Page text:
While, such an interesting word, is a noun that means a period of time.
It has been a word for myself for many years i.e.:
What can be done while I am waiting for this appointment?
What can I do while the children are napping?
How can I occupy myself on this long trip while being a traveling passenger?
Is there something that could be done while I wait fifteen minutes before needing to leave for work?
Time has always been important to me. It passes quickly with moments never to be had again. So, I hope this has been a thoughtful post for you while you spent these five minutes with me.
“How can you do that?” I am frequently asked this question when people hear our chickens are free-range.
“It does pose a risk,” I concede, “but the benefits outweigh the risks.”
How can that be? How can free-range chickens ever survive? There are several factors that work in their favor out here at our place. We have dogs that keep wildlife at bay. We also walk all over the farm, thus leaving our human scent as well. The horses play a big part too in keeping critters away. Though they can injure and even kill chickens as I wrote in a previous post, Faster than You Think—Ask the Chickens. It does not happen often. A healthy horse will defend his domain if feel threatened, or a ‘stranger’ shows up on their turf.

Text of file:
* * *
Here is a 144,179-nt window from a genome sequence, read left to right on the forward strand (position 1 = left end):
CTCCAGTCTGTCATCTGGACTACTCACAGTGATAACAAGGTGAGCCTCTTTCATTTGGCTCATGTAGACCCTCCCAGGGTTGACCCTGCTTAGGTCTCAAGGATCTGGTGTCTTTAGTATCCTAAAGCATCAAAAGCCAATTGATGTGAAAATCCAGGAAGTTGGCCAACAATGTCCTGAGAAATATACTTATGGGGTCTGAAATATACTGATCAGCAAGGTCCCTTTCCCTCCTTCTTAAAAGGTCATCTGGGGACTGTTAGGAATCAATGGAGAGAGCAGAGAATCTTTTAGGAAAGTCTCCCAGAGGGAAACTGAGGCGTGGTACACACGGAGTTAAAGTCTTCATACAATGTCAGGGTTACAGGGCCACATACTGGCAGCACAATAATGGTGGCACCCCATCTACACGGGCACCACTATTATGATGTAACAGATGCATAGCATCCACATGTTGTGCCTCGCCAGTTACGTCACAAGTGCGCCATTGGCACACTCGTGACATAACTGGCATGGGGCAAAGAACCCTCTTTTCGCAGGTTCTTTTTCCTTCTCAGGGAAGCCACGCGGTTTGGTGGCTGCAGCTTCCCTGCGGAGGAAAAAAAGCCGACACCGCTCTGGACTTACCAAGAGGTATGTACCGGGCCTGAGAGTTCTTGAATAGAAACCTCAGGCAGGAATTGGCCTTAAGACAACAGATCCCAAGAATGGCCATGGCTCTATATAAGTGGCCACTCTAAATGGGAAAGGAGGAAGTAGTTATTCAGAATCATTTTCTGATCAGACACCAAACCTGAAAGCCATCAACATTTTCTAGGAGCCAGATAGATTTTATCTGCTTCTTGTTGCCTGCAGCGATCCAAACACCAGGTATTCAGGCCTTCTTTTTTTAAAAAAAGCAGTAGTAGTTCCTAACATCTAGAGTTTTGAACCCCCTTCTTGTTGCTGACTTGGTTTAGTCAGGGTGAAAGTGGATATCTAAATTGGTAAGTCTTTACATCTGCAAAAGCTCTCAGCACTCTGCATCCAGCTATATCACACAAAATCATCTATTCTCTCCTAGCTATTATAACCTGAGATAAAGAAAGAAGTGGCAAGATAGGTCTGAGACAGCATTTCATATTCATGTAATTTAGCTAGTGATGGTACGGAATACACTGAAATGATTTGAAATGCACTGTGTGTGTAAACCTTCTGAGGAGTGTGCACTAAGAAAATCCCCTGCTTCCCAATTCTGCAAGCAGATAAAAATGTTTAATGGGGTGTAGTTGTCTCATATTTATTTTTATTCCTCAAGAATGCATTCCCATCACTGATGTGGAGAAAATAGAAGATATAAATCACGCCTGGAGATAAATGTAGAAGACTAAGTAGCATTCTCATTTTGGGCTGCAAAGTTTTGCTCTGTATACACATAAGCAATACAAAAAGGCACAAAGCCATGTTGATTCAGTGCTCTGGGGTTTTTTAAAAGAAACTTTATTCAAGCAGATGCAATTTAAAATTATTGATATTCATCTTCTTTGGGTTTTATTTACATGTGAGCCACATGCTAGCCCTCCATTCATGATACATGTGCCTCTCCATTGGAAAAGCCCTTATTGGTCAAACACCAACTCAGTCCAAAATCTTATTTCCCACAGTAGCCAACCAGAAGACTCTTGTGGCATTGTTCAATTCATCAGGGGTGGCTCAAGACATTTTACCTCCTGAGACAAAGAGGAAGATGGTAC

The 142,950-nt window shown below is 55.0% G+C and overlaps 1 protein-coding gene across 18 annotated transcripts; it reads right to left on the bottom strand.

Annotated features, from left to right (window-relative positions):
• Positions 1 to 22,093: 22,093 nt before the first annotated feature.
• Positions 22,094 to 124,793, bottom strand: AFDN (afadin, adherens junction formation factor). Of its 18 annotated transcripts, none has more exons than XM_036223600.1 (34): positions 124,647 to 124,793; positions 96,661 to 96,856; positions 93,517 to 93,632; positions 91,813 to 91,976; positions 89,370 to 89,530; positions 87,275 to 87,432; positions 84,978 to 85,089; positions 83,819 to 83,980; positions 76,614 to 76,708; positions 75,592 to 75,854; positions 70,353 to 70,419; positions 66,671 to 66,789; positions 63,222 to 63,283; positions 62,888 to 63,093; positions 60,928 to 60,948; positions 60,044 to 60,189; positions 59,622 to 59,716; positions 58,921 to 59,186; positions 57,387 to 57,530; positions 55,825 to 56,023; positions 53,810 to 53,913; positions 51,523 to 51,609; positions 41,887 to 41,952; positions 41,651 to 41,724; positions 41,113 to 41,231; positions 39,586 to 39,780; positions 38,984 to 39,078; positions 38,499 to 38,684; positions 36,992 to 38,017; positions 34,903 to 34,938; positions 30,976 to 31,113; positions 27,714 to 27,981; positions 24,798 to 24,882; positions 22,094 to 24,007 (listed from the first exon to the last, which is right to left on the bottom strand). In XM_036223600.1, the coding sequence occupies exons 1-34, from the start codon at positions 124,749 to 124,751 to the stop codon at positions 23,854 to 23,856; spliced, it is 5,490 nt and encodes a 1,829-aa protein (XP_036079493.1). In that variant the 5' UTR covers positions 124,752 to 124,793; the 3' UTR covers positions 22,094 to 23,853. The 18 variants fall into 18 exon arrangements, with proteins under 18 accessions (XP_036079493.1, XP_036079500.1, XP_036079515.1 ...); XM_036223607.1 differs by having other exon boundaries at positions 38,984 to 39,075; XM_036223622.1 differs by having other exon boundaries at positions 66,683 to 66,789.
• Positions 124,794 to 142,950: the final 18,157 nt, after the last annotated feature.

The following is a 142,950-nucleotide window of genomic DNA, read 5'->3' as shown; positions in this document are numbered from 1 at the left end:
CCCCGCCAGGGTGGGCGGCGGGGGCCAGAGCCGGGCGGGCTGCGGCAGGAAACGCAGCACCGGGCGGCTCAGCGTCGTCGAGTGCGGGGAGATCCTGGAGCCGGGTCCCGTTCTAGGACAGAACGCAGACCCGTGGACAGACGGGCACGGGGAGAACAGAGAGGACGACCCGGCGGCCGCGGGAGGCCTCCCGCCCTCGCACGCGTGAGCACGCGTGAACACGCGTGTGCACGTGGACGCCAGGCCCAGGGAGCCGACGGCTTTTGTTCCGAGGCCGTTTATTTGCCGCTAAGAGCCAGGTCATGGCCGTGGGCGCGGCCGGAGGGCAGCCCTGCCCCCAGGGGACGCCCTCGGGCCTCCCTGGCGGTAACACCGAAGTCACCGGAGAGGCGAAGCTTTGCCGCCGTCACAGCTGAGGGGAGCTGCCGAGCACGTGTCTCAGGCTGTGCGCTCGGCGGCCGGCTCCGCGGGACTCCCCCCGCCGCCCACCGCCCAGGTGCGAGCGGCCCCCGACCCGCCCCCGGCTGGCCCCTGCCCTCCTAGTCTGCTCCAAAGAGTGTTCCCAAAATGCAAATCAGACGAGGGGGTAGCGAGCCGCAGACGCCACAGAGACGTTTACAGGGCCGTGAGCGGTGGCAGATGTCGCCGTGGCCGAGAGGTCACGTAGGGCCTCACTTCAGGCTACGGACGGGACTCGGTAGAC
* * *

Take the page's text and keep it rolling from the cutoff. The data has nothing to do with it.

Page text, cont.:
Free-range chickens are a benefit to everyone. They eat bugs which makes us all happy. I leave horse manure several days in the paddock to ‘cure’ a bit. Chickens peck through it eating the worms, thereby breaking the parasite cycle for the horses. Bonus! They also are my first composers. Manure has been beautifully broken down by their work.
Their hen house is in a stall in the barn. This also offers extra protection for them, and a plus for us as eggs are laid either in their house or feed buckets. Rarely is there need to have a daily egg hunt.
While this works here, it may not work at your place. Which does not really matter. I have seen beautiful hen houses and enclosures to keep them safe, all full of a bunch of happy hens!
So please do not feel bad if your chickens cannot be free-range. I am just answering the question of how it works for us.
No matter how chickens are kept, would you agree that they are fun and #chickensmakeuschuckle ?
Happy chicken farming!
Watching our animals interact with one another is a life lesson in and of itself.
They communicate with each other, and they seem to understand. I have noticed they do need a bit of ‘training’ to learn each other’s language, but they learn quickly!
It has been a while since we have had a puppy here on the farm with us. We got our Pembroke Corgi puppy, HoneyPie, one-and-a-half years ago at eight weeks old. I kept a close eye on her for the first year. She needed to learn about horses and cats from a safe distance. It only takes one determined strike from a horses front leg to break a dogs back. And goodness, the damage a mature cat could give a silly, playful puppy! She also had to learn not to chase the chickens.